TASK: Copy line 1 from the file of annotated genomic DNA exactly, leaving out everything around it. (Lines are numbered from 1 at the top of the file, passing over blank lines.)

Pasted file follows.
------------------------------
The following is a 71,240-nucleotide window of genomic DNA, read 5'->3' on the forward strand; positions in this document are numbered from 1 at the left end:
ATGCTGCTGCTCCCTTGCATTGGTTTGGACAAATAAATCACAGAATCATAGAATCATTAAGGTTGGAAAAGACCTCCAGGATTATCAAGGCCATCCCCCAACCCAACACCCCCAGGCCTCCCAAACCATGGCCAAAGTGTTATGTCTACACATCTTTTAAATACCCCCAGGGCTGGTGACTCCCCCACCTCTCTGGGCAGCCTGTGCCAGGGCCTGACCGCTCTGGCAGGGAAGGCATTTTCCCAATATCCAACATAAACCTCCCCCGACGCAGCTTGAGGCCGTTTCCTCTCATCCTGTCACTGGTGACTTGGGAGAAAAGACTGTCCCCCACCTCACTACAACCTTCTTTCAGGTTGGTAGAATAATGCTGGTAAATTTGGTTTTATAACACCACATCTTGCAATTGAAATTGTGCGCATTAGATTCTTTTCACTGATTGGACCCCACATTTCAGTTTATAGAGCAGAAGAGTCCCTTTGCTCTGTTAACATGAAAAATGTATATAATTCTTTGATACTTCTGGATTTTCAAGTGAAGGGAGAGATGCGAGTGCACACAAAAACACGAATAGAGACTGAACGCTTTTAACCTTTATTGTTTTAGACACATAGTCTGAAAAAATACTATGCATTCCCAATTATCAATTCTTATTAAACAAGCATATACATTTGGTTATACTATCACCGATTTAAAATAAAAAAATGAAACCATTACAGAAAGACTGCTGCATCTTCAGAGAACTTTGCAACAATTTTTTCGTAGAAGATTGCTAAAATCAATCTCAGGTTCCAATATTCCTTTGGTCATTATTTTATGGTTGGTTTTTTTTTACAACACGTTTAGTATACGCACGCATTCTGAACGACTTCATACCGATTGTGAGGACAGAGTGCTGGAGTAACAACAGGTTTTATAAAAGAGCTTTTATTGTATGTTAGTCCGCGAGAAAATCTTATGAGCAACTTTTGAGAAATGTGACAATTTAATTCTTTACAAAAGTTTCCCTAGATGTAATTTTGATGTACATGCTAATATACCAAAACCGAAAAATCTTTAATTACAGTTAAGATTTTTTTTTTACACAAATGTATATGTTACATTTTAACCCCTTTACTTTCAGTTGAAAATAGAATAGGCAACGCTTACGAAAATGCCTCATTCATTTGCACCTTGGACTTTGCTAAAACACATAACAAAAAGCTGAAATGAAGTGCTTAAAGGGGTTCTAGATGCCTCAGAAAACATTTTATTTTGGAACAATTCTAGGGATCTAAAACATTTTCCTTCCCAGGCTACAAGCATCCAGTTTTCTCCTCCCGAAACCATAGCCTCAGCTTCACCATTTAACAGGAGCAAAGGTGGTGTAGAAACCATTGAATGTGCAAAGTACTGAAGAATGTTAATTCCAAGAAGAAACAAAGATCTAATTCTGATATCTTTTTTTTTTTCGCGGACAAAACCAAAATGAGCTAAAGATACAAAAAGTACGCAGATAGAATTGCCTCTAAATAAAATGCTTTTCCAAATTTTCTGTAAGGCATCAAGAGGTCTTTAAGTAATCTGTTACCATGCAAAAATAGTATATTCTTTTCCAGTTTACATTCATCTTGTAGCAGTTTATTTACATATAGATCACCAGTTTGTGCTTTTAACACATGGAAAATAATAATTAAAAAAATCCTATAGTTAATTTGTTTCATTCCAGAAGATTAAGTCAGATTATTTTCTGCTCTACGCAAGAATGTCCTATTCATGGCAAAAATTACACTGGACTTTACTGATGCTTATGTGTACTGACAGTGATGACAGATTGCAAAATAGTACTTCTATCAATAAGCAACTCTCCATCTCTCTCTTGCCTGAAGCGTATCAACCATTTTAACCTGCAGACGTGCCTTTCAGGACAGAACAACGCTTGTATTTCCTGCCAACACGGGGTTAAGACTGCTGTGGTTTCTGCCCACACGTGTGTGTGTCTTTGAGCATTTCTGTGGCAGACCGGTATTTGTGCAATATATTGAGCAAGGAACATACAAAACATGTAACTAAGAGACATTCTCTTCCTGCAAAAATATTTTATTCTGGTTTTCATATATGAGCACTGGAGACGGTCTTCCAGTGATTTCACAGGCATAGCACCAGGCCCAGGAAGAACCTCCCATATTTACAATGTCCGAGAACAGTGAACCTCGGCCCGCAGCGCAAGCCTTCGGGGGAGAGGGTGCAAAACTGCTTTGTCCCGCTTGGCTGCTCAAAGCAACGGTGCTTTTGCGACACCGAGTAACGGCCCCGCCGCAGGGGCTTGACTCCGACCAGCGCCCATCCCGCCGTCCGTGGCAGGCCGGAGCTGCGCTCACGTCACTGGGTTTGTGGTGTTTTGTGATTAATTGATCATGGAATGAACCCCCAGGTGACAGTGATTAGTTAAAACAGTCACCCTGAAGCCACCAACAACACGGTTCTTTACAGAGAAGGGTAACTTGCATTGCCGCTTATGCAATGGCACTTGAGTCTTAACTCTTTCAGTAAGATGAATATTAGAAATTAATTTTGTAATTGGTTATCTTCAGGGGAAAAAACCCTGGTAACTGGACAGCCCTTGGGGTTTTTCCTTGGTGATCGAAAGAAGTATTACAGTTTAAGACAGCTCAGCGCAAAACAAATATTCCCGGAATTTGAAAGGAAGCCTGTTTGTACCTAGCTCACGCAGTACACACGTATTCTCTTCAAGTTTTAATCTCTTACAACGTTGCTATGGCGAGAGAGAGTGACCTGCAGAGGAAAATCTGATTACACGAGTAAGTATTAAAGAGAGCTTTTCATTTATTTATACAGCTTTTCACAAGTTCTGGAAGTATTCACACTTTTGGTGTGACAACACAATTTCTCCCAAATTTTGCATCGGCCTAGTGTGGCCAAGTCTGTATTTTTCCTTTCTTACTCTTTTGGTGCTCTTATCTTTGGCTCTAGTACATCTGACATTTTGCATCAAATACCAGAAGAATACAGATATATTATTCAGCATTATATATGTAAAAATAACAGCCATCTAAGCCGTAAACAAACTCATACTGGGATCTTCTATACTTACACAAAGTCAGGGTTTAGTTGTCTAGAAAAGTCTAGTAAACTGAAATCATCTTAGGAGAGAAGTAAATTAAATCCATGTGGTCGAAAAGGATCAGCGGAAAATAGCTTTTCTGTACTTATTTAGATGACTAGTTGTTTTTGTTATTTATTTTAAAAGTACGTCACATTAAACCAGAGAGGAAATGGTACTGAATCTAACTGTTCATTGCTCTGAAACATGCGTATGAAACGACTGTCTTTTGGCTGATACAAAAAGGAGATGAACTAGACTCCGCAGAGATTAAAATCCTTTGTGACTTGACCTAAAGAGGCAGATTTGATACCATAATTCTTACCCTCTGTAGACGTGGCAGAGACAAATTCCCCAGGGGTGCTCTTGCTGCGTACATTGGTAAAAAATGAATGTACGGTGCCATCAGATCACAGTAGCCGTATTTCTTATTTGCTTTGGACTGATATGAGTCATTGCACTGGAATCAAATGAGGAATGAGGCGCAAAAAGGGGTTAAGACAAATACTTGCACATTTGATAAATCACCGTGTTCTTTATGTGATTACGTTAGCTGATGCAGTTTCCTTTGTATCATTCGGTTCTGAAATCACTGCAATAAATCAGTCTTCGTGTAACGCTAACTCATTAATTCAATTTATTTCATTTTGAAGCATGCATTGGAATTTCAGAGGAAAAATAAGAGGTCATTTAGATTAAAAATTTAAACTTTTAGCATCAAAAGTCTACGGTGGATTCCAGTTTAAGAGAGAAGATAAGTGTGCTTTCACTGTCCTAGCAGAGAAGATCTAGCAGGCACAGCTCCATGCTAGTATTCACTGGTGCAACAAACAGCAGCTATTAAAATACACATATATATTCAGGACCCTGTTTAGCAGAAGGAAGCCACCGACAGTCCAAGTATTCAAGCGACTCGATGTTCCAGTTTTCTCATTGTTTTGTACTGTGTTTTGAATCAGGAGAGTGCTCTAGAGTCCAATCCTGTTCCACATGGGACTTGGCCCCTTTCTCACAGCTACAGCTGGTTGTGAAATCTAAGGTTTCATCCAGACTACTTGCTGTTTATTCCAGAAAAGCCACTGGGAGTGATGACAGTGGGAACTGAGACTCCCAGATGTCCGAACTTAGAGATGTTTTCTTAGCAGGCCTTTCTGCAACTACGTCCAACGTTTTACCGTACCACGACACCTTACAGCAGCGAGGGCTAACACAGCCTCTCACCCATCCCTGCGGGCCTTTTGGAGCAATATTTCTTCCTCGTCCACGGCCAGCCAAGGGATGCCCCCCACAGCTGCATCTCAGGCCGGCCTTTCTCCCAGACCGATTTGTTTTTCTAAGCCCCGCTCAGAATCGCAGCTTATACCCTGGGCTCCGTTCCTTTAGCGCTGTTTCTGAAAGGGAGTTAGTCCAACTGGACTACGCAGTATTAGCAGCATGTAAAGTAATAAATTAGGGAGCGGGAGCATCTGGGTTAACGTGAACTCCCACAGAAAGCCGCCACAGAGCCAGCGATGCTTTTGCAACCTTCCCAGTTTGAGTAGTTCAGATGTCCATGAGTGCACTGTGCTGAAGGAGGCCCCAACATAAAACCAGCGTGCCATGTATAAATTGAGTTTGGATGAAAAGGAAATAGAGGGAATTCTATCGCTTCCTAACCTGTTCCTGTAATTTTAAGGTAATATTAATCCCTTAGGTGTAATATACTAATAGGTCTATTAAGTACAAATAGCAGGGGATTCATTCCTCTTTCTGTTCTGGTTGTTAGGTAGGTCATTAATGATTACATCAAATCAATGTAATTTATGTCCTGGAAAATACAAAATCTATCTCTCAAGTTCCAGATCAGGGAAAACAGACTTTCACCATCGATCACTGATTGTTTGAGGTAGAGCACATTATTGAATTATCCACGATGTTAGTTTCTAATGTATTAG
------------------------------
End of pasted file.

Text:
The following is a 71,240-nucleotide window of genomic DNA, read 5'->3' on the forward strand; positions in this document are numbered from 1 at the left end: